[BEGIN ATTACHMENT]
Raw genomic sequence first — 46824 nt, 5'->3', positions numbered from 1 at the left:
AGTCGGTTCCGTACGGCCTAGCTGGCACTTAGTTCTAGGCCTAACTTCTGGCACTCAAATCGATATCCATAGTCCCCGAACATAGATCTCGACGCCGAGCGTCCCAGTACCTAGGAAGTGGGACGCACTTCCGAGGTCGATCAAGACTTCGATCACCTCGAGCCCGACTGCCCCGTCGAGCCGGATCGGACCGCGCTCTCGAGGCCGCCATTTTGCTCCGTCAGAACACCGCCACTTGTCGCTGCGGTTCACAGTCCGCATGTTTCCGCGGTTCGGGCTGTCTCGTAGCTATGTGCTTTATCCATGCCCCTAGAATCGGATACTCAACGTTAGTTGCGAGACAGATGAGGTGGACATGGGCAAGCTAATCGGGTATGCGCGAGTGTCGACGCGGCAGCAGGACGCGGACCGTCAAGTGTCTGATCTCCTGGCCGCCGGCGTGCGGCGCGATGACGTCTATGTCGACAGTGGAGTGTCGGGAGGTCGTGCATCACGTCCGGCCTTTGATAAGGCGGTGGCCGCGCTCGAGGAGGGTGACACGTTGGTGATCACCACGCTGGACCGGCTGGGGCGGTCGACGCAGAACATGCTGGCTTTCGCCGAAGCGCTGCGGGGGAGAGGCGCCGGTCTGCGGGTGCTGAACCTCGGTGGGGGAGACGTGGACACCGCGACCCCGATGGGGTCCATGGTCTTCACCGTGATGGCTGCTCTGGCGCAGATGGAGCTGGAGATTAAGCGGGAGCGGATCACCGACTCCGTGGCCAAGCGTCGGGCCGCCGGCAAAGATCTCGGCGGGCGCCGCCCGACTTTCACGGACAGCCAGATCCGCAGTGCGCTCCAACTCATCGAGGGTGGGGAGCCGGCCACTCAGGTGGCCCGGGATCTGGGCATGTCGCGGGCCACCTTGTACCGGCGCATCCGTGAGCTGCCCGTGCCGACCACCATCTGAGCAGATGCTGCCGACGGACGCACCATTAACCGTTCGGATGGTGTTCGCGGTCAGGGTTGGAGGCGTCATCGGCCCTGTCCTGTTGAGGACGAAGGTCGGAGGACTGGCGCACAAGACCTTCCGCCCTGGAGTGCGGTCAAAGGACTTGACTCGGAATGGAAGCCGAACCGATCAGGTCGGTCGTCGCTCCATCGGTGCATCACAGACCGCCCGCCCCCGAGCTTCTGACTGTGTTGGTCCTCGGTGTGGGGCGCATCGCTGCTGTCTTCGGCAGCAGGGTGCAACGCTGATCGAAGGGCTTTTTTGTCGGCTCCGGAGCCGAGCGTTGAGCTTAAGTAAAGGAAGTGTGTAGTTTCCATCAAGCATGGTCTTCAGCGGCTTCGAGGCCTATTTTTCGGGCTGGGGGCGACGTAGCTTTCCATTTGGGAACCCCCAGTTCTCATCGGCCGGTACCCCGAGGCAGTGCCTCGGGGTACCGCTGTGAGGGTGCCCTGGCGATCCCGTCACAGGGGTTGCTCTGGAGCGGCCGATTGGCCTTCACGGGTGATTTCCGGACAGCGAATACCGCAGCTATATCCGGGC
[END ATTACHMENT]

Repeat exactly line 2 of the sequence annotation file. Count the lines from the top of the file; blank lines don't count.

AGTCGGTTCCGTACGGCCTAGCTGGCACTTAGTTCTAGGCCTAACTTCTGGCACTCAAATCGATATCCATAGTCCCCGAACATAGATCTCGACGCCGAGCGTCCCAGTACCTAGGAAGTGGGACGCACTTCCGAGGTCGATCAAGACTTCGATCACCTCGAGCCCGACTGCCCCGTCGAGCCGGATCGGACCGCGCTCTCGAGGCCGCCATTTTGCTCCGTCAGAACACCGCCACTTGTCGCTGCGGTTCACAGTCCGCATGTTTCCGCGGTTCGGGCTGTCTCGTAGCTATGTGCTTTATCCATGCCCCTAGAATCGGATACTCAACGTTAGTTGCGAGACAGATGAGGTGGACATGGGCAAGCTAATCGGGTATGCGCGAGTGTCGACGCGGCAGCAGGACGCGGACCGTCAAGTGTCTGATCTCCTGGCCGCCGGCGTGCGGCGCGATGACGTCTATGTCGACAGTGGAGTGTCGGGAGGTCGTGCATCACGTCCGGCCTTTGATAAGGCGGTGGCCGCGCTCGAGGAGGGTGACACGTTGGTGATCACCACGCTGGACCGGCTGGGGCGGTCGACGCAGAACATGCTGGCTTTCGCCGAAGCGCTGCGGGGGAGAGGCGCCGGTCTGCGGGTGCTGAACCTCGGTGGGGGAGACGTGGACACCGCGACCCCGATGGGGTCCATGGTCTTCACCGTGATGGCTGCTCTGGCGCAGATGGAGCTGGAGATTAAGCGGGAGCGGATCACCGACTCCGTGGCCAAGCGTCGGGCCGCCGGCAAAGATCTCGGCGGGCGCCGCCCGACTTTCACGGACAGCCAGATCCGCAGTGCGCTCCAACTCATCGAGGGTGGGGAGCCGGCCACTCAGGTGGCCCGGGATCTGGGCATGTCGCGGGCCACCTTGTACCGGCGCATCCGTGAGCTGCCCGTGCCGACCACCATCTGAGCAGATGCTGCCGACGGACGCACCATTAACCGTTCGGATGGTGTTCGCGGTCAGGGTTGGAGGCGTCATCGGCCCTGTCCTGTTGAGGACGAAGGTCGGAGGACTGGCGCACAAGACCTTCCGCCCTGGAGTGCGGTCAAAGGACTTGACTCGGAATGGAAGCCGAACCGATCAGGTCGGTCGTCGCTCCATCGGTGCATCACAGACCGCCCGCCCCCGAGCTTCTGACTGTGTTGGTCCTCGGTGTGGGGCGCATCGCTGCTGTCTTCGGCAGCAGGGTGCAACGCTGATCGAAGGGCTTTTTTGTCGGCTCCGGAGCCGAGCGTTGAGCTTAAGTAAAGGAAGTGTGTAGTTTCCATCAAGCATGGTCTTCAGCGGCTTCGAGGCCTATTTTTCGGGCTGGGGGCGACGTAGCTTTCCATTTGGGAACCCCCAGTTCTCATCGGCCGGTACCCCGAGGCAGTGCCTCGGGGTACCGCTGTGAGGGTGCCCTGGCGATCCCGTCACAGGGGTTGCTCTGGAGCGGCCGATTGGCCTTCACGGGTGATTTCCGGACAGCGAATACCGCAGCTATATCCGGGC